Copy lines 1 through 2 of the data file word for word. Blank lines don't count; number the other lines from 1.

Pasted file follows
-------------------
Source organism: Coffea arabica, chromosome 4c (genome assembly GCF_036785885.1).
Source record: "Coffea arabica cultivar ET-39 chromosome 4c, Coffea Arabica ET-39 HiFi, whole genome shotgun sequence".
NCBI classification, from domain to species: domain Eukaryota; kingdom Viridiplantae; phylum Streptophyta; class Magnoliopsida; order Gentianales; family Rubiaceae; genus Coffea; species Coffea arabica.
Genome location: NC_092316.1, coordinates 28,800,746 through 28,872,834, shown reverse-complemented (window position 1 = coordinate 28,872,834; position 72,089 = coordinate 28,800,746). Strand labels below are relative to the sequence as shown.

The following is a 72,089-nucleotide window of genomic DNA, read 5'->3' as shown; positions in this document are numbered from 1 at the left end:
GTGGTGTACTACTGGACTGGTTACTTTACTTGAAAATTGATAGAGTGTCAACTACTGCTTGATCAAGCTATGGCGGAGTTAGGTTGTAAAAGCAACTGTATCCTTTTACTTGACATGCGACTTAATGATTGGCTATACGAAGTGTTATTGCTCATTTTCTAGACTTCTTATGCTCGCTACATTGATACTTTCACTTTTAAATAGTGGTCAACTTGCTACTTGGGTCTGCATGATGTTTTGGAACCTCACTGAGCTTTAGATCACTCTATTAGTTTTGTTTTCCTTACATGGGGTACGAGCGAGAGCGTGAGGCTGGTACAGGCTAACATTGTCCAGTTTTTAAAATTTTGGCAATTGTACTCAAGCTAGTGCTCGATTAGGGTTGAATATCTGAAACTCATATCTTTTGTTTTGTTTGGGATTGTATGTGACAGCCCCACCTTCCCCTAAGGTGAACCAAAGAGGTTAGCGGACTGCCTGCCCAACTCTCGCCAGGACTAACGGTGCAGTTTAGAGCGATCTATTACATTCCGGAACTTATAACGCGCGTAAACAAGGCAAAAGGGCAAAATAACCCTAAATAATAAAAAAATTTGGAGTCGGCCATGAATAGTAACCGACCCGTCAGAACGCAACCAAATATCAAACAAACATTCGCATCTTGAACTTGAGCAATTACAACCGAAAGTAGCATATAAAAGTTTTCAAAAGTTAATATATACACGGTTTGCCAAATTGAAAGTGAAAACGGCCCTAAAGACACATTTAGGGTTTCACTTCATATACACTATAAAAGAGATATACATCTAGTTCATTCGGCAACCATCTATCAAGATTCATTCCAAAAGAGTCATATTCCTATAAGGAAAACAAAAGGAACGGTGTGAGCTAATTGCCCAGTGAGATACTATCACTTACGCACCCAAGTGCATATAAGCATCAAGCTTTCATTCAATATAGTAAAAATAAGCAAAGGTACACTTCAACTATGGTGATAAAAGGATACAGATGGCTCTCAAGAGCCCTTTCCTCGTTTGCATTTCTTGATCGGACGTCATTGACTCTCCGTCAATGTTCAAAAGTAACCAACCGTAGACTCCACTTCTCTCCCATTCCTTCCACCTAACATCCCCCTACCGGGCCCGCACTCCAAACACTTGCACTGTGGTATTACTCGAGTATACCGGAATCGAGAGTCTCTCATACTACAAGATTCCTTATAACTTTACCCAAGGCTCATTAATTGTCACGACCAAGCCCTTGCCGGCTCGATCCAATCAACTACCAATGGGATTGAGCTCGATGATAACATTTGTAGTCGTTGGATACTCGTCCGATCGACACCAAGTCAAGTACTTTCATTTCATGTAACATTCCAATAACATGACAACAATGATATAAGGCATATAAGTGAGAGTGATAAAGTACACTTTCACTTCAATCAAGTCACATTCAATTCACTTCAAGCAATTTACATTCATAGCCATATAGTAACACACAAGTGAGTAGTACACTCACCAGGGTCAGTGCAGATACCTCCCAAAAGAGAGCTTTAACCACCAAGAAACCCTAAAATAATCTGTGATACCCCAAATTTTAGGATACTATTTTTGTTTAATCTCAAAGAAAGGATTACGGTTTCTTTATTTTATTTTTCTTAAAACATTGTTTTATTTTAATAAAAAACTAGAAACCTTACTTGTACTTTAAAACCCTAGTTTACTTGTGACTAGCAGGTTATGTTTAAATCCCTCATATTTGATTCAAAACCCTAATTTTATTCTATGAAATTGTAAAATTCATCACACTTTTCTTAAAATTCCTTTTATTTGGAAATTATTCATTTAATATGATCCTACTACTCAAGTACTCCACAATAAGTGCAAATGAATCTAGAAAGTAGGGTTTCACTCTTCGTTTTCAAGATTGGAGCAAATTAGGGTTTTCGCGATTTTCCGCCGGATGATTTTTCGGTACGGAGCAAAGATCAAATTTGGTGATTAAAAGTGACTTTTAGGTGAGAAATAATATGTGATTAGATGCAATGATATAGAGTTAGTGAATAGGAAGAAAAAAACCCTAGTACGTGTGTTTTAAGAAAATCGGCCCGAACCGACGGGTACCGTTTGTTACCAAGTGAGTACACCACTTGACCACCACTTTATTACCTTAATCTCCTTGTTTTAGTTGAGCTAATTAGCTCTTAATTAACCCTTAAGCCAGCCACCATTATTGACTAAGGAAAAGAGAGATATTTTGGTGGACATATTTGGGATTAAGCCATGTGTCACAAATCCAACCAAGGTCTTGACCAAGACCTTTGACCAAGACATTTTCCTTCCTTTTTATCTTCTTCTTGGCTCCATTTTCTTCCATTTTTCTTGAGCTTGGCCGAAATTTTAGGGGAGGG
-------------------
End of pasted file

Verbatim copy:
Source organism: Coffea arabica, chromosome 4c (genome assembly GCF_036785885.1).
Source record: "Coffea arabica cultivar ET-39 chromosome 4c, Coffea Arabica ET-39 HiFi, whole genome shotgun sequence".